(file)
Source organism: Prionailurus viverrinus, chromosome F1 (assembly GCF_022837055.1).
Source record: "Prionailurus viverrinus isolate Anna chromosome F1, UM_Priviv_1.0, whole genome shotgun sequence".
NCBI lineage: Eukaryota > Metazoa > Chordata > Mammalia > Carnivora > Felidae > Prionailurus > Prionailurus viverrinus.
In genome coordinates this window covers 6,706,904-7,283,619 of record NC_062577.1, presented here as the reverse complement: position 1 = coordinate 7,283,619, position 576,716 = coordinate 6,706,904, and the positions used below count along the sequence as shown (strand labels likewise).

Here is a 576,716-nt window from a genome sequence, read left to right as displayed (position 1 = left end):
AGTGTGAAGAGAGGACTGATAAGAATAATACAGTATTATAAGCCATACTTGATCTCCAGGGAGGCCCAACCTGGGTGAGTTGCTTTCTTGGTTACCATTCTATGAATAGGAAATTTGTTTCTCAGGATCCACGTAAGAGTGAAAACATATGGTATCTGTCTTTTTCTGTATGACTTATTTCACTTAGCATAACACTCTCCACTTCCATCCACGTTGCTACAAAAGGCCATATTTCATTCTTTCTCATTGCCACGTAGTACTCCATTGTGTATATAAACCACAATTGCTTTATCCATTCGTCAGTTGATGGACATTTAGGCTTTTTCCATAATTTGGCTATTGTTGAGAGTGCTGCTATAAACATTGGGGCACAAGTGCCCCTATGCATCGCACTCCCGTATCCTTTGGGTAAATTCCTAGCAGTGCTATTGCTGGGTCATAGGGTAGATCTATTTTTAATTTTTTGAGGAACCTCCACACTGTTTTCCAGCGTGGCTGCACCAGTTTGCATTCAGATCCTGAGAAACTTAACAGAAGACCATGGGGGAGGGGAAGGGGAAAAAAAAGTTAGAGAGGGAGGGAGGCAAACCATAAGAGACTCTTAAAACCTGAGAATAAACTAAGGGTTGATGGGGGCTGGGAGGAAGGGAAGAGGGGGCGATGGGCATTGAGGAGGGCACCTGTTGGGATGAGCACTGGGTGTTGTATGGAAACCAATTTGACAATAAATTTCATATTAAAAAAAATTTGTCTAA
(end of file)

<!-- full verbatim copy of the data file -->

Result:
Source organism: Prionailurus viverrinus, chromosome F1 (assembly GCF_022837055.1).
Source record: "Prionailurus viverrinus isolate Anna chromosome F1, UM_Priviv_1.0, whole genome shotgun sequence".
NCBI lineage: Eukaryota > Metazoa > Chordata > Mammalia > Carnivora > Felidae > Prionailurus > Prionailurus viverrinus.
In genome coordinates this window covers 6,706,904-7,283,619 of record NC_062577.1, presented here as the reverse complement: position 1 = coordinate 7,283,619, position 576,716 = coordinate 6,706,904, and the positions used below count along the sequence as shown (strand labels likewise).

Here is a 576,716-nt window from a genome sequence, read left to right as displayed (position 1 = left end):
AGTGTGAAGAGAGGACTGATAAGAATAATACAGTATTATAAGCCATACTTGATCTCCAGGGAGGCCCAACCTGGGTGAGTTGCTTTCTTGGTTACCATTCTATGAATAGGAAATTTGTTTCTCAGGATCCACGTAAGAGTGAAAACATATGGTATCTGTCTTTTTCTGTATGACTTATTTCACTTAGCATAACACTCTCCACTTCCATCCACGTTGCTACAAAAGGCCATATTTCATTCTTTCTCATTGCCACGTAGTACTCCATTGTGTATATAAACCACAATTGCTTTATCCATTCGTCAGTTGATGGACATTTAGGCTTTTTCCATAATTTGGCTATTGTTGAGAGTGCTGCTATAAACATTGGGGCACAAGTGCCCCTATGCATCGCACTCCCGTATCCTTTGGGTAAATTCCTAGCAGTGCTATTGCTGGGTCATAGGGTAGATCTATTTTTAATTTTTTGAGGAACCTCCACACTGTTTTCCAGCGTGGCTGCACCAGTTTGCATTCAGATCCTGAGAAACTTAACAGAAGACCATGGGGGAGGGGAAGGGGAAAAAAAAGTTAGAGAGGGAGGGAGGCAAACCATAAGAGACTCTTAAAACCTGAGAATAAACTAAGGGTTGATGGGGGCTGGGAGGAAGGGAAGAGGGGGCGATGGGCATTGAGGAGGGCACCTGTTGGGATGAGCACTGGGTGTTGTATGGAAACCAATTTGACAATAAATTTCATATTAAAAAAAATTTGTCTAA